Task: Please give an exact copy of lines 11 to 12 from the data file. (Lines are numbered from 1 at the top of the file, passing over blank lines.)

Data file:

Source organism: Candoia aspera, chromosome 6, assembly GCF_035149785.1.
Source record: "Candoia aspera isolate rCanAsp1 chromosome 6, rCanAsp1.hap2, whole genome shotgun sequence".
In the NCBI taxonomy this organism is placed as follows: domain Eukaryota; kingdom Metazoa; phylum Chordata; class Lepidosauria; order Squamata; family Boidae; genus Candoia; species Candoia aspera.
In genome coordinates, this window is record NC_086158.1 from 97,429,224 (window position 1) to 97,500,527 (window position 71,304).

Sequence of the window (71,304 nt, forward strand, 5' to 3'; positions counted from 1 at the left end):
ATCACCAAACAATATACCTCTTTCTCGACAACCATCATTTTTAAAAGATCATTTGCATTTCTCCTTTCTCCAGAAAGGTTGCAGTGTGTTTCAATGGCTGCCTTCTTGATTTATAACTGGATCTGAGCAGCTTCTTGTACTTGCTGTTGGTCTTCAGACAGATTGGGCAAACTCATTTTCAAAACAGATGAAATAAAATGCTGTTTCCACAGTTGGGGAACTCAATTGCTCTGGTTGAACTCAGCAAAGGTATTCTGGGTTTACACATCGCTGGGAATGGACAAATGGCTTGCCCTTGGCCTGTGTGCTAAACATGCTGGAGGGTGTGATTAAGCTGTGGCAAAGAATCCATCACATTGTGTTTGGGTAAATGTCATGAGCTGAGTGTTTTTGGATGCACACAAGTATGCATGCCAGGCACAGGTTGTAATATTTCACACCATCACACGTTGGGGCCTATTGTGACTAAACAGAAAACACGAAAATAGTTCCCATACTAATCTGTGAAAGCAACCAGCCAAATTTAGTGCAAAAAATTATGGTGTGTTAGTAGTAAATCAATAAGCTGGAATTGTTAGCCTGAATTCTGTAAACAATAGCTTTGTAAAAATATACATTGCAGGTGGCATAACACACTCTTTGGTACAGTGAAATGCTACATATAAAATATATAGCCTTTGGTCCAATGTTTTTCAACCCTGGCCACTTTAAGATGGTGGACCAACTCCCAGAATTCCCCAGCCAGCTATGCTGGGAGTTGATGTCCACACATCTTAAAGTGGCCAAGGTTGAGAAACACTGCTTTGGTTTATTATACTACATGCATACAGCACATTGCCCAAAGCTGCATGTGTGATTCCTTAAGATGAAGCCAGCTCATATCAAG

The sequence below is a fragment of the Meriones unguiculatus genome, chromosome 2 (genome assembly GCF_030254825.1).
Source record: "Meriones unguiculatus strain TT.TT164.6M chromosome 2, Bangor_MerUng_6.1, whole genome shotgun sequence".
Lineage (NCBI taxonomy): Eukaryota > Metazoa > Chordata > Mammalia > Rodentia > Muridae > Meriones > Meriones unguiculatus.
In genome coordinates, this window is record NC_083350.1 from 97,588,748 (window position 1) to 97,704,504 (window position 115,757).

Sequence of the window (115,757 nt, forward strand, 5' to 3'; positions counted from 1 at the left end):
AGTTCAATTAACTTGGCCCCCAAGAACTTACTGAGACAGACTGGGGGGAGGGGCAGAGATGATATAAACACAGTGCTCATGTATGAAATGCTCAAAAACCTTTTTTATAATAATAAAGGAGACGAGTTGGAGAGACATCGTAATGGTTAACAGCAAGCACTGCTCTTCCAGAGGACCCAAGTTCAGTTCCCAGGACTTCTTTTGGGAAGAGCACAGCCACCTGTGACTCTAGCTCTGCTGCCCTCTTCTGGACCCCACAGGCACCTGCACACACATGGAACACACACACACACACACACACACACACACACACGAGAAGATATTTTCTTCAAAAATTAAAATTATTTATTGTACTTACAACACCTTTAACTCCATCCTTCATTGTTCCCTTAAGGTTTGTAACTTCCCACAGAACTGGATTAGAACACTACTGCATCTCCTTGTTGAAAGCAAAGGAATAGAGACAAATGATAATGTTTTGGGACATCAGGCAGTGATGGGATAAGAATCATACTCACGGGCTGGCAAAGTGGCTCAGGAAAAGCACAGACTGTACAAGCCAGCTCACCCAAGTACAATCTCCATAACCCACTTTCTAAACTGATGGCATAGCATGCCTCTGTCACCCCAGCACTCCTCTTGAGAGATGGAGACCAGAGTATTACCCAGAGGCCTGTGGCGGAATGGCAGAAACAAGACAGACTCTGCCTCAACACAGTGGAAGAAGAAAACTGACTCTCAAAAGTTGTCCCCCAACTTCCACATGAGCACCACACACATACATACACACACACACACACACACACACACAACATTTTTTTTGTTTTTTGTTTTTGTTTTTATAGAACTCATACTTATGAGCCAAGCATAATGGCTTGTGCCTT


Sequence of the window (115,757 nt, forward strand, 5' to 3'; positions counted from 1 at the left end):
AGTTCAATTAACTTGGCCCCCAAGAACTTACTGAGACAGACTGGGGGGAGGGGCAGAGATGATATAAACACAGTGCTCATGTATGAAATGCTCAAAAACCTTTTTTATAATAATAAAGGAGACGAGTTGGAGAGACATCGTAATGGTTAACAGCAAGCACTGCTCTTCCAGAGGACCCAAGTTCAGTTCCCAGGACTTCTTTTGGGAAGAGCACAGCCACCTGTGACTCTAGCTCTGCTGCCCTCTTCTGGACCCCACAGGCACCTGCACACACATGGAACACACACACACACACACACACACACACACACACGAGAAGATATTTTCTTCAAAAATTAAAATTATTTATTGTACTTACAACACCTTTAACTCCATCCTTCATTGTTCCCTTAAGGTTTGTAACTTCCCACAGAACTGGATTAGAACACTACTGCATCTCCTTGTTGAAAGCAAAGGAATAGAGACAAATGATAATGTTTTGGGACATCAGGCAGTGATGGGATAAGAATCATACTCACGGGCTGGCAAAGTGGCTCAGGAAAAGCACAGACTGTACAAGCCAGCTCACCCAAGTACAATCTCCATAACCCACTTTCTAAACTGATGGCATAGCATGCCTCTGTCACCCCAGCACTCCTCTTGAGAGATGGAGACCAGAGTATTACCCAGAGGCCTGTGGCGGAATGGCAGAAACAAGACAGACTCTGCCTCAACACAGTGGAAGAAGAAAACTGACTCTCAAAAGTTGTCCCCCAACTTCCACATGAGCACCACACACATACATACACACACACACACACACACACACACAACATTTTTTTTGTTTTTTGTTTTTGTTTTTATAGAACTCATACTTATGAGCCAAGCATAATGGCTTGTGCCTT